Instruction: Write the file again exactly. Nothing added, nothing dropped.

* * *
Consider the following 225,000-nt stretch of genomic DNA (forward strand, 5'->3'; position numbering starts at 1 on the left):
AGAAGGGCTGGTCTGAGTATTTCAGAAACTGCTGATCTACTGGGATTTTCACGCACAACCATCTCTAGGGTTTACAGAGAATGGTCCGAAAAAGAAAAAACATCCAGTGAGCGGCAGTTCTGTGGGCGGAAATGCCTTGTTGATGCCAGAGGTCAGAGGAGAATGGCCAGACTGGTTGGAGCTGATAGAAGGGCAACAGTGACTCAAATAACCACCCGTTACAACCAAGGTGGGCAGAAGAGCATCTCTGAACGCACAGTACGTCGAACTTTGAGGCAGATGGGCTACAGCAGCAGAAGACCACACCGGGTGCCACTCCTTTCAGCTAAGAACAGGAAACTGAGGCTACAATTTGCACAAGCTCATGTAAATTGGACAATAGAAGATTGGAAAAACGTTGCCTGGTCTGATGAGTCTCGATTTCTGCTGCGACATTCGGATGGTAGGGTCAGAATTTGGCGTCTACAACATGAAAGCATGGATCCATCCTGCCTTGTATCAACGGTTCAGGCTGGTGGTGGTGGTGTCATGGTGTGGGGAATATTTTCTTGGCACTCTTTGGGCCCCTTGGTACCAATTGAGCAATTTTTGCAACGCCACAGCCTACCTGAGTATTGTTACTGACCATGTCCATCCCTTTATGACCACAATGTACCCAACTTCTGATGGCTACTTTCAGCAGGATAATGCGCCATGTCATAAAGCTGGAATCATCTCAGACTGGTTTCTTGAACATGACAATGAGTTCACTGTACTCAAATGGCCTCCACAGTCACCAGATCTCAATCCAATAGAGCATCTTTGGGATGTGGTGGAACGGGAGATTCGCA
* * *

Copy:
Consider the following 225,000-nt stretch of genomic DNA (forward strand, 5'->3'; position numbering starts at 1 on the left):
AGAAGGGCTGGTCTGAGTATTTCAGAAACTGCTGATCTACTGGGATTTTCACGCACAACCATCTCTAGGGTTTACAGAGAATGGTCCGAAAAAGAAAAAACATCCAGTGAGCGGCAGTTCTGTGGGCGGAAATGCCTTGTTGATGCCAGAGGTCAGAGGAGAATGGCCAGACTGGTTGGAGCTGATAGAAGGGCAACAGTGACTCAAATAACCACCCGTTACAACCAAGGTGGGCAGAAGAGCATCTCTGAACGCACAGTACGTCGAACTTTGAGGCAGATGGGCTACAGCAGCAGAAGACCACACCGGGTGCCACTCCTTTCAGCTAAGAACAGGAAACTGAGGCTACAATTTGCACAAGCTCATGTAAATTGGACAATAGAAGATTGGAAAAACGTTGCCTGGTCTGATGAGTCTCGATTTCTGCTGCGACATTCGGATGGTAGGGTCAGAATTTGGCGTCTACAACATGAAAGCATGGATCCATCCTGCCTTGTATCAACGGTTCAGGCTGGTGGTGGTGGTGTCATGGTGTGGGGAATATTTTCTTGGCACTCTTTGGGCCCCTTGGTACCAATTGAGCAATTTTTGCAACGCCACAGCCTACCTGAGTATTGTTACTGACCATGTCCATCCCTTTATGACCACAATGTACCCAACTTCTGATGGCTACTTTCAGCAGGATAATGCGCCATGTCATAAAGCTGGAATCATCTCAGACTGGTTTCTTGAACATGACAATGAGTTCACTGTACTCAAATGGCCTCCACAGTCACCAGATCTCAATCCAATAGAGCATCTTTGGGATGTGGTGGAACGGGAGATTCGCA